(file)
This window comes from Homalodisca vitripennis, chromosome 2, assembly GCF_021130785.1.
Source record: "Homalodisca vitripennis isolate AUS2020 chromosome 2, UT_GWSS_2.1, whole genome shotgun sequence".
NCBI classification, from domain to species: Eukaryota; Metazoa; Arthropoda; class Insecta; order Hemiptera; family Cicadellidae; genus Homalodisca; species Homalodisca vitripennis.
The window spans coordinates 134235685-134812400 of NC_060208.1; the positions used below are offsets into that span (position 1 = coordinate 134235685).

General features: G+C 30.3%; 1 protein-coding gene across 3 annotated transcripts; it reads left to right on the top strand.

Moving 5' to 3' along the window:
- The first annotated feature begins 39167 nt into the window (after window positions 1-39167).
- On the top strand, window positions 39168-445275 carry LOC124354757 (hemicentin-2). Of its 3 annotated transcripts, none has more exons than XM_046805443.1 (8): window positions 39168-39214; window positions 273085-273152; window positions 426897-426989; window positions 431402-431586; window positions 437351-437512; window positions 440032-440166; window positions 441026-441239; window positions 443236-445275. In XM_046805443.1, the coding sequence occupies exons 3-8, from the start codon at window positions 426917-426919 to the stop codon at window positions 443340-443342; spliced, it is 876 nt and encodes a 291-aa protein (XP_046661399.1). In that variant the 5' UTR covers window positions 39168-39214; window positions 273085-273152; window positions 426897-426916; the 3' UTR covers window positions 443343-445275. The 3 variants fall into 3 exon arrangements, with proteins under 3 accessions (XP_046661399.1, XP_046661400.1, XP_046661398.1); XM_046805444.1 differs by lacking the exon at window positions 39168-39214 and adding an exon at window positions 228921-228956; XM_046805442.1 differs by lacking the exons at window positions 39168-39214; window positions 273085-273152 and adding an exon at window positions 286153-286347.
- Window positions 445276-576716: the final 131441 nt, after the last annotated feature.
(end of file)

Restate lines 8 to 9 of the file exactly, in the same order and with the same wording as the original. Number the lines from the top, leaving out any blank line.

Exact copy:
- On the top strand, window positions 39168-445275 carry LOC124354757 (hemicentin-2). Of its 3 annotated transcripts, none has more exons than XM_046805443.1 (8): window positions 39168-39214; window positions 273085-273152; window positions 426897-426989; window positions 431402-431586; window positions 437351-437512; window positions 440032-440166; window positions 441026-441239; window positions 443236-445275. In XM_046805443.1, the coding sequence occupies exons 3-8, from the start codon at window positions 426917-426919 to the stop codon at window positions 443340-443342; spliced, it is 876 nt and encodes a 291-aa protein (XP_046661399.1). In that variant the 5' UTR covers window positions 39168-39214; window positions 273085-273152; window positions 426897-426916; the 3' UTR covers window positions 443343-445275. The 3 variants fall into 3 exon arrangements, with proteins under 3 accessions (XP_046661399.1, XP_046661400.1, XP_046661398.1); XM_046805444.1 differs by lacking the exon at window positions 39168-39214 and adding an exon at window positions 228921-228956; XM_046805442.1 differs by lacking the exons at window positions 39168-39214; window positions 273085-273152 and adding an exon at window positions 286153-286347.
- Window positions 445276-576716: the final 131441 nt, after the last annotated feature.